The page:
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Environmentalists fight massive Ora tourism complexMega-project in Jeju City violates provincial conservation guidelines, say campaigners
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승인 2016.06.27  21:54:55
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▲ Environmental groups have criticized Jeju Governor Won Hee-ryong over the planned Ora Tourism Complex - Photo courtesy Jeju Sori

Environmentalists have joined forces to criticize the planned Ora Tourism Complex on protected land on the north side of Mt. Hallasan.

The 3.5 million square meter, 6.2-trillion won development is 40 percent larger in size and almost three times as costly as Jeju’s current mega-project at the Myths and History Theme Park in Seogwipo City.

Ora is financed by China-based JCC and, although yet to break ground, is scheduled to be finished by 2021.

The Jeju Participatory Environmental Network released a statement on June 23 stating that the development violates Governor Won Hee-ryong’s own environmental standards contained in the Jeju Future Vision.

“This development will cripple the Future Vision that was created to ensure a clean and harmonious island,” said the Network, adding that the governor was acting like an “imperialist” in pushing it through.

Although the project violates conservation guidelines for Jeju’s “Jungsangan” upland region, Governor Won stressed that it had to be continued as negotiations over the project date back 10 years.

“We cannot rescind the approval,” he said in a statement on June 21, adding that a complete restriction on development in the upland region was “excessive.”

In response, the Network cited the National Land Planning and Utilization Bill: “Construction projects can be canceled if the project does not meet the public interest,” said the Network.

Environmentalists are especially concerned as 260,000 square meters of the land is highly environmentally sensitive according to the province’s Total Environmental Resource System.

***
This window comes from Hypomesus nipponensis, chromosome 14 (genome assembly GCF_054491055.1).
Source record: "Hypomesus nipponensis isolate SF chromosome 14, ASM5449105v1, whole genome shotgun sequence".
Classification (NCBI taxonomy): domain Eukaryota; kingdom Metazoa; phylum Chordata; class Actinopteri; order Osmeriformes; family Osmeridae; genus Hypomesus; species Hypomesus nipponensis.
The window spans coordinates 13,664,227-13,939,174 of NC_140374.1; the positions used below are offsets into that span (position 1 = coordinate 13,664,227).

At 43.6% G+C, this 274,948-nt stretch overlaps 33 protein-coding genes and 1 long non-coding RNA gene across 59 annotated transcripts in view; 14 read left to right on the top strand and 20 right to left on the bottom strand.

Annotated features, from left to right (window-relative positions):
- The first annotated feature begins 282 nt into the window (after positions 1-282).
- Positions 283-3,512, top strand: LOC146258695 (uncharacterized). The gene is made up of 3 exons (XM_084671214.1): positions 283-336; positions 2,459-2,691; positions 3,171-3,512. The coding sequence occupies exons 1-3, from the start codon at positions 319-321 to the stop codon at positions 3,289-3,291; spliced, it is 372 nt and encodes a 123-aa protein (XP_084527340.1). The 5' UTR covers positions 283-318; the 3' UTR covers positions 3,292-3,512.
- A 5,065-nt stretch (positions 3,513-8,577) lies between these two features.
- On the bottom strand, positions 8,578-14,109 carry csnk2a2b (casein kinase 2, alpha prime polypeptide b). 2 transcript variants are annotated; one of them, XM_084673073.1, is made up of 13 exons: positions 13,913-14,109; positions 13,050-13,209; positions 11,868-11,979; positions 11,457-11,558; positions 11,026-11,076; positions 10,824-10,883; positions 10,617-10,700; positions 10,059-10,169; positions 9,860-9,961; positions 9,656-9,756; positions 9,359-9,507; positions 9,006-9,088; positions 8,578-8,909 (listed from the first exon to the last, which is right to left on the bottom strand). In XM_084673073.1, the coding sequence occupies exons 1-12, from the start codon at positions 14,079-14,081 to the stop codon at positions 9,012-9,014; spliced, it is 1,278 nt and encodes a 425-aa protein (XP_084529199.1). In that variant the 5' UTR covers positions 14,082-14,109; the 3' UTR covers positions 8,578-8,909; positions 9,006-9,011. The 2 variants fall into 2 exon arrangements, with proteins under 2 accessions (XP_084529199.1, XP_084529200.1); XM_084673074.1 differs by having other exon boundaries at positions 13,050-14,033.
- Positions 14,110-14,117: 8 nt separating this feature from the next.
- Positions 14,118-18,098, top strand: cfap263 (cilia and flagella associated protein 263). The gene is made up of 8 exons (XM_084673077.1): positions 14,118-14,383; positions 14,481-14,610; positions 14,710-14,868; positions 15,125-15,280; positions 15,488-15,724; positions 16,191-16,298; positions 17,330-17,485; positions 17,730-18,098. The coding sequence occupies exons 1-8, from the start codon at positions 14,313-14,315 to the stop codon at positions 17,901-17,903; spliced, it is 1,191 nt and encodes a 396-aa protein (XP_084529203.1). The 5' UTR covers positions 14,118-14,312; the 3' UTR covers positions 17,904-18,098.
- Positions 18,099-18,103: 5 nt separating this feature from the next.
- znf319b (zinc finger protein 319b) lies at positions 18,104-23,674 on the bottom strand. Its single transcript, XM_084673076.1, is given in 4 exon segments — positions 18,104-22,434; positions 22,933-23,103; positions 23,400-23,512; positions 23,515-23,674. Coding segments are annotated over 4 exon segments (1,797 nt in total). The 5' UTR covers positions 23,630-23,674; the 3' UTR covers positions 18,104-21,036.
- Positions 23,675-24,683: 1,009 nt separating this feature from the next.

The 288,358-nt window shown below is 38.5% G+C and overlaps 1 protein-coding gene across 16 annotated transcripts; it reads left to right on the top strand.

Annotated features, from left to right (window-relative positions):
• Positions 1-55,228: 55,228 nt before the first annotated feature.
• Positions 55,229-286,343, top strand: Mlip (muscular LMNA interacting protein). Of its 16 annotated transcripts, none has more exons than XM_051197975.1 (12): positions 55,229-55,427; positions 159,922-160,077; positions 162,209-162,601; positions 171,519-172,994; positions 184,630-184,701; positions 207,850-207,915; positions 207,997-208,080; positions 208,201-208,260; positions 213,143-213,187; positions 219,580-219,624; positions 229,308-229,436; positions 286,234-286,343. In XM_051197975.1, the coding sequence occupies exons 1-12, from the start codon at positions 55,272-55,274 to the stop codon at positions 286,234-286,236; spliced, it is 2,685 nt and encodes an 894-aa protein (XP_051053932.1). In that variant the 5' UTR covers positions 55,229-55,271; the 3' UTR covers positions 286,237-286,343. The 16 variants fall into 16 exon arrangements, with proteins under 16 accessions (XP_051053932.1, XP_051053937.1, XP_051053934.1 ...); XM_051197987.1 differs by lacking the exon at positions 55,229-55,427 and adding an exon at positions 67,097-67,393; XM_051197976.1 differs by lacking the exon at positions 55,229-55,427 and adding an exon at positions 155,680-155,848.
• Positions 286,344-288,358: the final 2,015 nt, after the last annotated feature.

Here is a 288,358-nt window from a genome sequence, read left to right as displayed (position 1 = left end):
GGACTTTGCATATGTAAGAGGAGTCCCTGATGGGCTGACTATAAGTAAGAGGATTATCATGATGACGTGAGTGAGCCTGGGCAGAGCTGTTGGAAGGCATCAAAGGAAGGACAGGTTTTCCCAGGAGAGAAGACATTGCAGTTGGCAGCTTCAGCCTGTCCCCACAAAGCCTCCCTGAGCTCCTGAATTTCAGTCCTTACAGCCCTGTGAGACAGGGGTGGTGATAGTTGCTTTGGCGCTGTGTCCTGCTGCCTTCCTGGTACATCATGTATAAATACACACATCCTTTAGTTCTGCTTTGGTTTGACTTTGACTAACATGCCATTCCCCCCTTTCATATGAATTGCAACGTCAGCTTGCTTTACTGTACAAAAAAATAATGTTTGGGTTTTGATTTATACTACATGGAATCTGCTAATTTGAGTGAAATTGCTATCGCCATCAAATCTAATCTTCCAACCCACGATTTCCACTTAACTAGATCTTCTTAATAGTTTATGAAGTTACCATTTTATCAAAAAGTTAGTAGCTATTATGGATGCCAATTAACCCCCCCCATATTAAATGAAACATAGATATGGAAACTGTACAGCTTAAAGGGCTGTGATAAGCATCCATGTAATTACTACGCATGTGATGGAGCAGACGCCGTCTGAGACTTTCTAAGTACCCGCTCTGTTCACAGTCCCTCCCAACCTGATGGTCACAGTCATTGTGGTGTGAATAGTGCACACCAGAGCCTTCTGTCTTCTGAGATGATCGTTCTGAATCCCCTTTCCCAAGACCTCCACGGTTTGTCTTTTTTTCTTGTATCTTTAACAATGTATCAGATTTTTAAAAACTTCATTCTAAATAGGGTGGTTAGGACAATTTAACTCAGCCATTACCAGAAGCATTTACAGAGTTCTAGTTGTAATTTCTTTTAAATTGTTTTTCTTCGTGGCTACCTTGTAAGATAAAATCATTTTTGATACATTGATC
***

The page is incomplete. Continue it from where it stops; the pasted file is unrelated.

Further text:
The project is at an altitude of 350-580m and there are also concerns around water supply and sewerage. Access to local groundwater is normally restricted for business and residential developments in the area.

On June 22, a joint statement was also released by Gotjawal People, Jeju Residents Autonomous Collective, and Jeju Federation of Environmental Movements in support of halting the project.

“If the Total Environmental Resource System from the Jeju Future Vision plan is applied to Ora Tourism Complex, then the project is actually not possible,” read the statement.

Catering mostly to Chinese tourists, the Ora Tourism Complex will include a 2,500-room, 7-star hotel, a 1,842-room condominium, 4,300-accommodation units, and extensive meeting and conference facilities.

Other facilities include a duty-free department store, luxury village, global department store, indoor theme park, a water park, an 18-hole golf course, foreigner-only casinos and more.

To placate fears of overdevelopment, Won claimed that Ora is the last land in Jeju where such a large-scale development is possible.

The Jeju Federation of Environmental Movements accused the governor of using such rhetoric to push through the project.

“Using this kind of deception, Won has turned the heat up on the project and tried to establish one more large-scale project within his term,” said a spokesperson.

Local development councils back Ora project

In a show of support for the Ora Tourism Complex, on June 27 the Development Councils of the villages of Ora and neighboring Odeung released a joint statement at the Jeju Provincial Office Building.

The councils said that local residents vowed to “positively cooperate” in the project if it shares its benefits with locals and protects the environment.

The councils stressed said that the project dates back to 1999 and JCC is now the sixth potential investor after years of no progress.

“The sixth investor [JCC] briefed villagers last December and residents spoke with one voice and agreed [to the development],” they said.

Speaking on behalf of villagers, the councils urged the investors to see locals as co-owners in the project and to minimize environmental damage.

“Locals must be assigned positions as construction supervisors and there must be conservation of the Hancheon and Yeolanjicheon rivers as well as groundwater,” the councils said.

The Jeju Weekly will be following the Ora Tourism Complex story as it develops.

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